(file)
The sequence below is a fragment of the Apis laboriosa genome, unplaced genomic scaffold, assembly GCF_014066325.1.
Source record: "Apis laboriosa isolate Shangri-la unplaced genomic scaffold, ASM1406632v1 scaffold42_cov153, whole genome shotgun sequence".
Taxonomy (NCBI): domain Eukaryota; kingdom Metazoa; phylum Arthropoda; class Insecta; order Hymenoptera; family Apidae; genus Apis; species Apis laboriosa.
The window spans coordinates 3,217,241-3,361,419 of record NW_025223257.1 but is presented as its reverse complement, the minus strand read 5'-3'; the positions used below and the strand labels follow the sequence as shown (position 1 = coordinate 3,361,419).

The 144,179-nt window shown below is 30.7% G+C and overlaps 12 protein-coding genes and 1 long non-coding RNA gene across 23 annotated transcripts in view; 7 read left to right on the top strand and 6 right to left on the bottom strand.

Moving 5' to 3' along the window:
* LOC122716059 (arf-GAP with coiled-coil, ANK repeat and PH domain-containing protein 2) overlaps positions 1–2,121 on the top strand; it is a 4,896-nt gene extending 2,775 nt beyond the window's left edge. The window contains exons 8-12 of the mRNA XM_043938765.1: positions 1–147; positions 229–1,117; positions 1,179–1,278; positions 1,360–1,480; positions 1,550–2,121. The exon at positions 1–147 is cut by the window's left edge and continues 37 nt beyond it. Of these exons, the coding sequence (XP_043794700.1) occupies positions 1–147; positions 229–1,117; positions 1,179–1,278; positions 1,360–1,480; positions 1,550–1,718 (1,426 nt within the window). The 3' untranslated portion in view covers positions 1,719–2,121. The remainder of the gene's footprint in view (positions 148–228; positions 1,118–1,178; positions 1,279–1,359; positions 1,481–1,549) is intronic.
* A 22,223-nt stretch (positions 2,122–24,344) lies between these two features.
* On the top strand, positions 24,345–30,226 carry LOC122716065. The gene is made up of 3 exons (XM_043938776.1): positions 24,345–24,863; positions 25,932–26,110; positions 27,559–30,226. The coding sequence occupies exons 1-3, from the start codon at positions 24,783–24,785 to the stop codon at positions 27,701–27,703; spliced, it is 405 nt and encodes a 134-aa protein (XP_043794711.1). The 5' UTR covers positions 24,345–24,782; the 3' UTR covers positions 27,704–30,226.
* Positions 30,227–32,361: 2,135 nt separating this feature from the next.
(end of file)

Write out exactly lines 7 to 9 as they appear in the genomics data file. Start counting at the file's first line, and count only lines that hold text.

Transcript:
* LOC122716059 (arf-GAP with coiled-coil, ANK repeat and PH domain-containing protein 2) overlaps positions 1–2,121 on the top strand; it is a 4,896-nt gene extending 2,775 nt beyond the window's left edge. The window contains exons 8-12 of the mRNA XM_043938765.1: positions 1–147; positions 229–1,117; positions 1,179–1,278; positions 1,360–1,480; positions 1,550–2,121. The exon at positions 1–147 is cut by the window's left edge and continues 37 nt beyond it. Of these exons, the coding sequence (XP_043794700.1) occupies positions 1–147; positions 229–1,117; positions 1,179–1,278; positions 1,360–1,480; positions 1,550–1,718 (1,426 nt within the window). The 3' untranslated portion in view covers positions 1,719–2,121. The remainder of the gene's footprint in view (positions 148–228; positions 1,118–1,178; positions 1,279–1,359; positions 1,481–1,549) is intronic.
* A 22,223-nt stretch (positions 2,122–24,344) lies between these two features.
* On the top strand, positions 24,345–30,226 carry LOC122716065. The gene is made up of 3 exons (XM_043938776.1): positions 24,345–24,863; positions 25,932–26,110; positions 27,559–30,226. The coding sequence occupies exons 1-3, from the start codon at positions 24,783–24,785 to the stop codon at positions 27,701–27,703; spliced, it is 405 nt and encodes a 134-aa protein (XP_043794711.1). The 5' UTR covers positions 24,345–24,782; the 3' UTR covers positions 27,704–30,226.